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“The diversity of waste used makes compost the best organic fertilizer.

When to know if the compost is ready ?

Be careful, it is important that the compost is “mature” before using it. Compost that is not mature enough can be used at the foot of mature trees… But it is not at all advised to use it in a vegetable garden or on shrubs, it could “burn” your plants. In general, a compost can be mature after 3 to 6 months in spring/summer or 6 to 9 months in autumn/winter if it is well isolated and turned regularly. Some composters even allow for quality compost to be made in as little as 4 to 6 weeks! “It is said to be mature when the compost smells like forest soil, undergrowth, humus and crumbles easily. Also, we realize it when the red worms and insects have deserted the compost. That is, when they consider that there is no longer enough fresh material to work with.”

The compost is done!

Now that the compost has matured, it is time to harvest it and use it! For the lawn, the vegetable garden, the garden, the orchard… You can indeed use the product of your compost as potting soil to improve the soil, protect or feed your plantations. “What is interesting about compost is that it is both an amendment, especially in nitrogen, but also an element that helps structure the soil. It is possible to bring it to the surface of the soil, and the idea is to incorporate it on the first centimeters of the soil with a hook. We can use it at any time of the year: “If the compost is not fully mature, it is better to bring it in the fall, in this sense, it can decompose during the winter … ” It can also be used for different purposes “Compost is also used for transplanting, repotting … Recently at Terre Vivante, we did a test of compost tea consisting of soaking compost, supplementing it with sugar by adding a bubbler (as in an aquarium), to oxygenate the water. The idea was actually to multiply the microorganisms initially found in the compost and bring it to the water to fight cryptogamic diseases.”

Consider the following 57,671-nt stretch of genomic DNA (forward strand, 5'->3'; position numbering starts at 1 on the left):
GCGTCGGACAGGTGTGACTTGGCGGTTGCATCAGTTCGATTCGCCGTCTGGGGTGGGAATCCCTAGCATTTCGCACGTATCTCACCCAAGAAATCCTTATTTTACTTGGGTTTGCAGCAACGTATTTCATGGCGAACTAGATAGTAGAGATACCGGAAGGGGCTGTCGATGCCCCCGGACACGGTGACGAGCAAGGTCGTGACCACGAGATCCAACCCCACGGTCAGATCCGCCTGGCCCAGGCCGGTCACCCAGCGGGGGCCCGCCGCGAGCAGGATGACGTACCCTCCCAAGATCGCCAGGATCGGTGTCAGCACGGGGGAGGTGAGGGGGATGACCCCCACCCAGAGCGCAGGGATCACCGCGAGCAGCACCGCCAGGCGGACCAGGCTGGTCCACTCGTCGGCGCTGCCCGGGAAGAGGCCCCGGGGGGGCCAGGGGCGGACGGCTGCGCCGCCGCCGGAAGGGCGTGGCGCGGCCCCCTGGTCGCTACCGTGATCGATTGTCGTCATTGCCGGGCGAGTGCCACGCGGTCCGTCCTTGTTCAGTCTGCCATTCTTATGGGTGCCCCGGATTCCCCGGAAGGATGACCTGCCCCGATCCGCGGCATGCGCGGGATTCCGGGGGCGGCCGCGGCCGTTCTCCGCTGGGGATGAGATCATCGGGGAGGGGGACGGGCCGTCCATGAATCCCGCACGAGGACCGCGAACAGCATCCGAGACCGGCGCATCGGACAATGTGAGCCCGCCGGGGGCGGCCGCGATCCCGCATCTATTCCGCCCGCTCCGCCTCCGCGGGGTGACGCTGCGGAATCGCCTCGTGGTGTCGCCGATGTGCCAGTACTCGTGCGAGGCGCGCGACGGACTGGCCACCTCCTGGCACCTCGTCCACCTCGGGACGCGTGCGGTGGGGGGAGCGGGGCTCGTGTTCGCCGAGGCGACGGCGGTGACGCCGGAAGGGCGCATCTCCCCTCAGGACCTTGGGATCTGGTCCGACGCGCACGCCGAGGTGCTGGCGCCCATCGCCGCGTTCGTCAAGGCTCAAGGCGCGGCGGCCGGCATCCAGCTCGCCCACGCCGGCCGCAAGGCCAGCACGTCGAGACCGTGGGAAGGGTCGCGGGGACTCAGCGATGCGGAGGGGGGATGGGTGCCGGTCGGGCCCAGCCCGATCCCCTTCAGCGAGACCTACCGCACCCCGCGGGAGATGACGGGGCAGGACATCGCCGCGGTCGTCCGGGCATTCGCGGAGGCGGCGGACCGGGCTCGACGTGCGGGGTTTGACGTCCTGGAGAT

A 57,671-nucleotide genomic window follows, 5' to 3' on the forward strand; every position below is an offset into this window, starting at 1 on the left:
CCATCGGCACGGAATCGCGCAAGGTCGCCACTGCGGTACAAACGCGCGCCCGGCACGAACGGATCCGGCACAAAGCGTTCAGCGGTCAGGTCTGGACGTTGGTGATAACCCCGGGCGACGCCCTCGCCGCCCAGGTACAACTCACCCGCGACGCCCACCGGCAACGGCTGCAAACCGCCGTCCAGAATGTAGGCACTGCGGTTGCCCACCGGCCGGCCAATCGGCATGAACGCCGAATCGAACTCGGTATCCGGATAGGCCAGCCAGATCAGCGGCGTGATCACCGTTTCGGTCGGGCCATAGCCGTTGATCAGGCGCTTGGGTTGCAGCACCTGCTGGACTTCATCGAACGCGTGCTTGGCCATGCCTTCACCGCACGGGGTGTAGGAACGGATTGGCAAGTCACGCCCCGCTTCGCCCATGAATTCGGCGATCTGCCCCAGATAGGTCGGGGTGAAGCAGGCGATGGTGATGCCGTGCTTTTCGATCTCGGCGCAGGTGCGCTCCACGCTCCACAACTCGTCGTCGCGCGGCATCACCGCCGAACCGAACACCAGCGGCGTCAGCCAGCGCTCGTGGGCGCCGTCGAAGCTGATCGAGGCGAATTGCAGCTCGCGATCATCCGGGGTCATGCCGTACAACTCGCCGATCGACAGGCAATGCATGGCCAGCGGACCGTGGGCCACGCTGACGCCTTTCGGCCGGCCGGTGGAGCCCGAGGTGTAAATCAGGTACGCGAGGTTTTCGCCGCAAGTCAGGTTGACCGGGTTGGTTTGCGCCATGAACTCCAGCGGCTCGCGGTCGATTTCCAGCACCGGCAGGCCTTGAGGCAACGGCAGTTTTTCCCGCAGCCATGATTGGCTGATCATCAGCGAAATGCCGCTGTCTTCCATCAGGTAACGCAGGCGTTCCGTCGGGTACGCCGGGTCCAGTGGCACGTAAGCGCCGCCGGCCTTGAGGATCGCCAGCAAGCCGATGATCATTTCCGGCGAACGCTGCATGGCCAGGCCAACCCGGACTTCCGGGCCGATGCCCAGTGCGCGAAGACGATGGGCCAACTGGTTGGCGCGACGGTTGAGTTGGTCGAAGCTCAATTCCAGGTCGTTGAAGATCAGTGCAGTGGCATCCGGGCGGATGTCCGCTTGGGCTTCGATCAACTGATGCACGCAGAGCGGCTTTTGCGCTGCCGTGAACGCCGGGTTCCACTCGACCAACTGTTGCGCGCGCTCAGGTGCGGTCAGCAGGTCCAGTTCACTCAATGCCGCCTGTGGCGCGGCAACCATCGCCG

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Good to know: If you notice a stagnation in your compost, without reaching maturity, do not hesitate to remix it in order to start the process again!

Indeed, to obtain a good quality compost, you will often have to aerate it: thanks to the regular supply of oxygen, the bacterial fauna it contains will benefit from the necessary “fuel” to maintain the decomposition process.

An action facilitated by the use of our tool: the Leborgne naturOvert Aerocompost. Discover it in more detail in our article dedicated to the benefits of aeration of your compost! -> click here !


  • James Jones

    Meet James Jones, a passionate gardening writer whose words bloom with the wisdom of an experienced horticulturist. With a deep-rooted love for all things green, James has dedicated his life to sharing the art and science of gardening with the world. James's words have found their way into countless publications, and his gardening insights have inspired a new generation of green thumbs. His commitment to sustainability and environmental stewardship shines through in every article he crafts.